115

0

0

0.00

Total:

1,714

2,970

3,230

2,902

2,817

2,684

2.95

Baghlan

Dahaneh-e-Ghowri

n/a

n/a

n/a

328

929

967

1.06

Pul-e-Khumri

n/a

n/a

n/a

n/a

n/a

38

0.04

Total:

n/a

n/a

n/a

328

929

1,005

1.10

Balkh

Balkh

n/a

n/a

n/a

13

29

29

0.03

Char Bulaq

n/a

n/a

n/a

165

530

2,600

2.86

Chemtal

n/a

n/a

1,065

532

485

1,428

1.57

Total:

n/a

n/a

1,065

710

1,044

4,057

4.46

Farah

Bakwah

n/a

1

13

129

31

129

0.14

Bala Balok

n/a

8

19

169

36

186

0.20

Farah

n/a

n/a

18

18

10

44

0.05

Gulestan

n/a

n/a

581

252

94

428

0.47

Total:

n/a

9

630

568

171

787

0.86

Helmand

Baghran

n/a

2,519

1,267

2,754

2,910

2,794

3.07

Bust

2,256

885

1,054

1,325

1,869

2,528

2.78

Garmser

786

725

942

1,993

1,205

2,643

2.90

Kajaki

979

4,087

2,814

3,904

3,959

5,746

6.32

Musa Qala

1,154

5,137

3,924

4,360

5,574

7,013

7.71

Nad-e-ali

12,529

5,983

4,035

5,102

5,156

8,667

9.53

Nahr-e-Saraj

590

4,716

4,309

4,807

2,426

4,041

4.44

Naw Zad

2,345

2,799

3,596

1,585

3,605

4,424

4.86

Nawa Barakzai

6,074

1,254

505

722

1,150

2,581

2.84

Sarban Qala

2,866

973

1,909

1,971

1,734

2,646

2.91

Washir

n/a

676

555

877

1,084

1,469

1.61

Total:

29,579

29,753

24,909

29,400

30,673

44,552

48.97

Herat

Pashtun Zarghun

0

0

0

38

0

0

0

Total:

0

0

0

38

0

0

0

Jawzjan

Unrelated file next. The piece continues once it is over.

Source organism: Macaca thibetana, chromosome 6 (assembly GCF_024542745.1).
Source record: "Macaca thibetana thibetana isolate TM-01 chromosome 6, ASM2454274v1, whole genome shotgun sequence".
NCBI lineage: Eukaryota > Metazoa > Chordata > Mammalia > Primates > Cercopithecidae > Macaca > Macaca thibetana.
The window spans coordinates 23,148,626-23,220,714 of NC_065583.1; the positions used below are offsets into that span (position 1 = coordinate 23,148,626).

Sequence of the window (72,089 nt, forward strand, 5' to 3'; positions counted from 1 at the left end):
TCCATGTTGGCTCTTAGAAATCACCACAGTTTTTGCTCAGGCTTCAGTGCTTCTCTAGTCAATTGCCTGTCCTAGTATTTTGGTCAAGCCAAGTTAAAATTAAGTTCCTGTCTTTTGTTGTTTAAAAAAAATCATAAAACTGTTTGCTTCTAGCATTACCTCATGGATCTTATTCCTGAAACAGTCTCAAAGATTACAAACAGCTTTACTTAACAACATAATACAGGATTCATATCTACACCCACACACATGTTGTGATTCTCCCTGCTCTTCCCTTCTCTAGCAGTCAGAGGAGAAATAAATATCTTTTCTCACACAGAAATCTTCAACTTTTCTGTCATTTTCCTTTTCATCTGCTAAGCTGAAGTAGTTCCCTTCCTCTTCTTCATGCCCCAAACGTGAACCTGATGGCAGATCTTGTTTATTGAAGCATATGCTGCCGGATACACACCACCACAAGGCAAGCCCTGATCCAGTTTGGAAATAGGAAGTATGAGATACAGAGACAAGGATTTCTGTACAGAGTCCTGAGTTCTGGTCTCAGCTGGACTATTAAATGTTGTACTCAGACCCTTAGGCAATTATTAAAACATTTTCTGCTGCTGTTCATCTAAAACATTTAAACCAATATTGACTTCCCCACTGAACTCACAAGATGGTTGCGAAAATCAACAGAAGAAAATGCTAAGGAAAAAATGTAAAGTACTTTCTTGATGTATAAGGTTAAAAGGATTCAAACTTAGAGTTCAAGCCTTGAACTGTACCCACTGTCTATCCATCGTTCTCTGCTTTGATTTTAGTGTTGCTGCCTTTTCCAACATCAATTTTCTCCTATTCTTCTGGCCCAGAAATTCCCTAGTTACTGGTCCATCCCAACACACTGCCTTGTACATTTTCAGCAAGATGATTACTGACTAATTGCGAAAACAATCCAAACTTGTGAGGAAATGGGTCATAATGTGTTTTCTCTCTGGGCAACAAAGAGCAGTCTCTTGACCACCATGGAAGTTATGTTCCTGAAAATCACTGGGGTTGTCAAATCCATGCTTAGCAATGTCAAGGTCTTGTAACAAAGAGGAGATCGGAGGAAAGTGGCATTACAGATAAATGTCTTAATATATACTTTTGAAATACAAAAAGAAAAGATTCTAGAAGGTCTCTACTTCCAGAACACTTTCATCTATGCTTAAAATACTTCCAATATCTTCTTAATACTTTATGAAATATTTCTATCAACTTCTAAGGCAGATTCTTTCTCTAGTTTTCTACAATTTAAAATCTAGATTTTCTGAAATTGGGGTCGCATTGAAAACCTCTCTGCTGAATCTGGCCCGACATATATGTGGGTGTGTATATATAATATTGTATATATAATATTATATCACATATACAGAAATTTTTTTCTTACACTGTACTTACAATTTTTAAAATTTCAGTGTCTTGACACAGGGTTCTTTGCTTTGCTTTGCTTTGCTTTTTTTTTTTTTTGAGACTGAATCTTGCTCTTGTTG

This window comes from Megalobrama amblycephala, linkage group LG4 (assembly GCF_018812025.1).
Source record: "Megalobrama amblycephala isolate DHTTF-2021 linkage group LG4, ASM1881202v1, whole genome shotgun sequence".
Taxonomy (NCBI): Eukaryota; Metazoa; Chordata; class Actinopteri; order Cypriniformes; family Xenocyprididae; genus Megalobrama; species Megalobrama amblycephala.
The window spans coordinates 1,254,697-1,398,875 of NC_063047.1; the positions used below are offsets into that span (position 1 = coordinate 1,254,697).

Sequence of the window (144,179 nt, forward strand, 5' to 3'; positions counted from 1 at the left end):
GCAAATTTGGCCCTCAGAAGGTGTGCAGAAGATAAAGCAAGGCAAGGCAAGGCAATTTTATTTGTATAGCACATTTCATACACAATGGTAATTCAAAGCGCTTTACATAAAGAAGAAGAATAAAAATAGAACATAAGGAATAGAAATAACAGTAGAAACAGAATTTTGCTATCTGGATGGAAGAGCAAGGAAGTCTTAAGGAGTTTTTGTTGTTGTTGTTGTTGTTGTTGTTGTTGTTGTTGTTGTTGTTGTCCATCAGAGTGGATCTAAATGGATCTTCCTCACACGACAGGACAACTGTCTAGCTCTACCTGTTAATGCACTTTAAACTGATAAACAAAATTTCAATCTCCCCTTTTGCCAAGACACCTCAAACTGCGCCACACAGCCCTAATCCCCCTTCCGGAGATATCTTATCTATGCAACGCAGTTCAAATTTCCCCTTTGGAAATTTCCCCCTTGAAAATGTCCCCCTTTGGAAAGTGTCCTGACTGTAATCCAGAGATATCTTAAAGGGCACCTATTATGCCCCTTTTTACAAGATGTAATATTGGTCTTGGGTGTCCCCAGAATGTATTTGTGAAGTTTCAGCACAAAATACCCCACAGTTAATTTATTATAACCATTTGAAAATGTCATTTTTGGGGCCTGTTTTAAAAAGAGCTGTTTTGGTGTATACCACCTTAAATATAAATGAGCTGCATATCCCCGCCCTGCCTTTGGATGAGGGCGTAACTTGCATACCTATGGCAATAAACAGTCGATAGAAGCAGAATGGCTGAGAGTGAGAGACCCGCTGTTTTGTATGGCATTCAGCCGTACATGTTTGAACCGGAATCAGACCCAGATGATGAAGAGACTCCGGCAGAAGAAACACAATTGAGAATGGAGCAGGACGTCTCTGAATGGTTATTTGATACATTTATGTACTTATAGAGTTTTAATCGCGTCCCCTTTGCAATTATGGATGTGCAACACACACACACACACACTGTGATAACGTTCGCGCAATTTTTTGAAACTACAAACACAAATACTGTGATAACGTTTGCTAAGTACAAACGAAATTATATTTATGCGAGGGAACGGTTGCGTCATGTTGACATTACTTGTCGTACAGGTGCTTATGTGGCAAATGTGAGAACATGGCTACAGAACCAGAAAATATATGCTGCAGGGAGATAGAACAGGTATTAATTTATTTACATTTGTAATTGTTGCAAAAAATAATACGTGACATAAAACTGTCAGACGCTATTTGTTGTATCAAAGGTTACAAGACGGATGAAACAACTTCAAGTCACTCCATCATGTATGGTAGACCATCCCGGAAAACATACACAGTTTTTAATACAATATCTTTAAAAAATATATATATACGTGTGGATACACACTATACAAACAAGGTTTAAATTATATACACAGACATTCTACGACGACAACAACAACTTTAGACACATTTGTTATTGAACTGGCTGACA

Aqchah

n/a

n/a

n/a

n/a

n/a

532

0.58

Faizabad

n/a

n/a

n/a

n/a

n/a

43

0.05

Manga Jek

n/a

n/a

n/a

n/a

n/a

1,789

1.97

Mardian

n/a

n/a

n/a

n/a

n/a

43

0.05

Qarqin

n/a

n/a

n/a

n/a

n/a

186

0.20

Total:

n/a

n/a

n/a

n/a

n/a

2,593

2.85

Kabul

Sarobi

n/a

n/a

n/a

n/a

n/a

132

0.15

Total:

n/a

n/a

n/a

n/a

n/a

132

0.15

Kapisa

Tagab

n/a

n/a

n/a

n/a

n/a

5

0.01

Total:

n/a

n/a

n/a

n/a

n/a

5

0.01

Kunduz

Aliabad

n/a

n/a

n/a

n/a

n/a

5

0.01

Chahar Darreh

n/a

n/a

n/a

n/a

n/a

8

0.01

Emam Saheb

n/a

n/a

n/a

n/a

n/a

3

0.00

Khanabad

n/a

n/a

n/a

n/a

n/a

2

0.00

Kunduz

n/a

n/a

n/a

n/a

n/a

9

0.01

Qala-e Zal

n/a

n/a

n/a

n/a

n/a

11

0.01

Total:

n/a

n/a

n/a

n/a

n/a

38

0.04

Kunar

Asadabad

n/a

n/a

n/a

n/a

n/a

73

0.08

Bar Kunar

n/a

n/a

n/a

n/a

n/a

47

0.05

Chawki

13

11

0

0

8

9

0.01

Khas Kunar

75

82

10

0

12

50

0.05

Mazar (Nur Gul)

27

19

5

0

8

28

0.03

Narang

n/a

15

1

0

13

27

0.03

Sarkani

n/a

25

2

0

34

54

0.06

Total:

115

152

19

0

75

288

0.32

Laghman

Alingar

0

0

0

0

2

71

0.08

Alishang

0

0

0

0

3

26

0.03

Metarlam

0

0

0

0

14

72

0.08

Qarghai

0

0

0

0

58

128

0.14

Total:

0

n/a

n/a

n/a

77

297

0.33

Logar

Azro

n/a

n/a

n/a

n/a

4

29

0.03

Total:

n/a

n/a

n/a

n/a

4

29

0.03

Nangarhar

Achin

5,354

2,187

2,315

1,640

1,693

2,209

2.43

Bati Kot

3,797

529

392

1,013